The Importance of Listening
Sometimes, our task is to remain silent. That is true for all of us at times. In the silence, we can listen to our hearts, to our god, to our neighbor.
During this moment in our country’s history, this moment in our Unitarian Universalist denomination, we who have skin we call white are being asked to hush, to hear what others have to say, particularly those whose skins are brown as earth, or tree bark, or memories. Listening can be difficult, especially when we take it for granted that our voices are important, that our words matter, that everyone cares about what we have to say. That’s part of privilege, assuming people want to know our thoughts.
Privilege and Being White
Not every white person has that privilege, of course. Children, women, the uneducated, the poor, the sick and broken and mentally challenged often feel shut up and shut down no matter their skin tone. But white people have for so long told the histories, claimed the stage, taken advantage of our position that it’s time we closed our mouths and opened our hearts and heard what someone else has to say. No matter what abuses and oppressions we might face in other realms. We don’t have to shut up forever. Just long enough.
Today, we white people stand as “other.” Normally, white is considered the norm. If I talk about a singer or author or politician or doctor, and I don’t tell you the color of that person’s skin, what will you think? That her face is cream-colored and pink. White. What else? Only whiteness goes unspoken among us.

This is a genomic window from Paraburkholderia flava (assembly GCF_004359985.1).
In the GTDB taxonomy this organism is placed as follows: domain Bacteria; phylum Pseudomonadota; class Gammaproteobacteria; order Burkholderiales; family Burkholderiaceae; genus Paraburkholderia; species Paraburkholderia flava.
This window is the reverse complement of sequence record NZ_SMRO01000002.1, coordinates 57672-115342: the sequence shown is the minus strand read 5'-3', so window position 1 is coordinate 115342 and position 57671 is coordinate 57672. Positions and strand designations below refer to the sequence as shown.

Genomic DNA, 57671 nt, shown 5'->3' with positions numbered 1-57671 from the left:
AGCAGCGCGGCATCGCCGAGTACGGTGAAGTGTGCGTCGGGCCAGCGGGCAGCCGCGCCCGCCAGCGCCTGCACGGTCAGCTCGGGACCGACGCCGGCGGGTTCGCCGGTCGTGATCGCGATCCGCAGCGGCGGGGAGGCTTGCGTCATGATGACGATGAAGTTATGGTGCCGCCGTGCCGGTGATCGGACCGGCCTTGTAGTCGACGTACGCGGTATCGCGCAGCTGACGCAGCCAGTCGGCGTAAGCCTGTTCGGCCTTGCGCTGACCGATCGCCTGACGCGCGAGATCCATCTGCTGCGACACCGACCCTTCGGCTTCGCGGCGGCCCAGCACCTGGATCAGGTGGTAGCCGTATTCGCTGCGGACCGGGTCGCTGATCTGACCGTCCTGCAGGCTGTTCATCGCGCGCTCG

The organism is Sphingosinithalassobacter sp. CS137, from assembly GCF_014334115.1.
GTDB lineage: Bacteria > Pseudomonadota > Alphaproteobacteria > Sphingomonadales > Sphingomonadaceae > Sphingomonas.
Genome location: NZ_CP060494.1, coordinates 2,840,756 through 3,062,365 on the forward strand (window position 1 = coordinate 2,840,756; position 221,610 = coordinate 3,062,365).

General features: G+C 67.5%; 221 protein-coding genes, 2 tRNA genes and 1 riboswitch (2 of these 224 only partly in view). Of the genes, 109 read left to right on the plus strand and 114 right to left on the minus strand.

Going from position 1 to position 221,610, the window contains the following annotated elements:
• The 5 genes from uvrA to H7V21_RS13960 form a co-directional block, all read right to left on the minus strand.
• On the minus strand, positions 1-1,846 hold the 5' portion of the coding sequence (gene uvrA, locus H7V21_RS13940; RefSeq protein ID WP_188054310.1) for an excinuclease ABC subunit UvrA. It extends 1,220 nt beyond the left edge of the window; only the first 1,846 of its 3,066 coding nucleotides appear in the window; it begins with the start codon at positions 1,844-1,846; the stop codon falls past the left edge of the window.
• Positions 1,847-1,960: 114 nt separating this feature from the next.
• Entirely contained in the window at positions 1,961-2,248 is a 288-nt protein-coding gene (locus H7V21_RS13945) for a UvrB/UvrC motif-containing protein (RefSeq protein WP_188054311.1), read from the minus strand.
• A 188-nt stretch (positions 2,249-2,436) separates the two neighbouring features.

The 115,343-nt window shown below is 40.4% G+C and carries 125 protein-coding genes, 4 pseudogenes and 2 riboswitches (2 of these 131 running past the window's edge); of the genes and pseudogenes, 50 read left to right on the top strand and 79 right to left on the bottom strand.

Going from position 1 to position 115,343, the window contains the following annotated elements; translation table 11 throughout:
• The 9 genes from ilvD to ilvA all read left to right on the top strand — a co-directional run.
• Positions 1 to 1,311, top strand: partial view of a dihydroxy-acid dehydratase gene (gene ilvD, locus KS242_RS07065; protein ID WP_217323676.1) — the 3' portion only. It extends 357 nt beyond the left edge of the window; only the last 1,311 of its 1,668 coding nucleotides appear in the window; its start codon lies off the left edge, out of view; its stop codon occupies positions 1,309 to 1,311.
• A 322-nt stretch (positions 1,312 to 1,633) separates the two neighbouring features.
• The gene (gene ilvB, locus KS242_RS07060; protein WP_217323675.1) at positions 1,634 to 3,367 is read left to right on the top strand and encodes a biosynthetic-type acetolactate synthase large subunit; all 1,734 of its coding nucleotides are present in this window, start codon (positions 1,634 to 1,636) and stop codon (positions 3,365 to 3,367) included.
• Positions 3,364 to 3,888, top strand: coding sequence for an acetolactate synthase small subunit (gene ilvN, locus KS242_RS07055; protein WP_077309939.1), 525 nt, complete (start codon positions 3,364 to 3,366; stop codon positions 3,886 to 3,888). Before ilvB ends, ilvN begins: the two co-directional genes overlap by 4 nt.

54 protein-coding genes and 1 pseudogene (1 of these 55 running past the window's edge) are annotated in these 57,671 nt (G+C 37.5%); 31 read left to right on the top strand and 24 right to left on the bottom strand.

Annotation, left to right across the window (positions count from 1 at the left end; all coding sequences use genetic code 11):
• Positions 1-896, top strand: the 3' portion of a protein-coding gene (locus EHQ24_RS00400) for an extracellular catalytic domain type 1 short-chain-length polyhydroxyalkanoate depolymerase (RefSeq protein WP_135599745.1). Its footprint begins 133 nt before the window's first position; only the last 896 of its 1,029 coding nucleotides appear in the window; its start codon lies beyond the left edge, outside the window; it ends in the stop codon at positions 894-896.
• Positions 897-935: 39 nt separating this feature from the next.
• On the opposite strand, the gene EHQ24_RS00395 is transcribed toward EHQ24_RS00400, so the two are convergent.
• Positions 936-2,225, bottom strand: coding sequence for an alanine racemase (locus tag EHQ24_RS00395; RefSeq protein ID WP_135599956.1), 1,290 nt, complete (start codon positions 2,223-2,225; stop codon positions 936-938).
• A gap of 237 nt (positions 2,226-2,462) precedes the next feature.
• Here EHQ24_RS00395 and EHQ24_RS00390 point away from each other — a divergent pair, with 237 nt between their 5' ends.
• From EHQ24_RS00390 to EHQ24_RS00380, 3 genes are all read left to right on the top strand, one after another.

This is just one of the assumptions we make that allow us to judge, point fingers, and blame everything that isn’t white. By doing this, we make everyone else the “other.” So perhaps we could try labeling label whiteness, instead, and treating every other shade as normal, expected, right.
Opening Our Hearts
Do I hear voices of dissent? Questions? Doubts? Do you want me to understand that you have pain, as well?
I get it. Of course you do. We already acknowledged that black, brown, yellow, and red people are not the only ones who suffer. We don’t wish to take your pain away. Even the pain of the whitest, richest man matters. I believe that.
Yet to insist that the pain of darkness cannot be voiced unless we also talk about every other ism we can name discounts and minimizes and distracts. Everyone will have her day. Most of us have already had it.
Settle down. Open your hearts. Prepare your souls. Hush your mouth.
As part of that effort, I will stop writing. At the recovery church service on Sunday, we will listen to stories from people who suffer because they cannot hide. We will listen to those who cannot change the color of their skin, which has made all the difference. Perhaps we should learn something of what that difference is really like.
In faith and fondness,
By Kevar Whilby, from Unsplash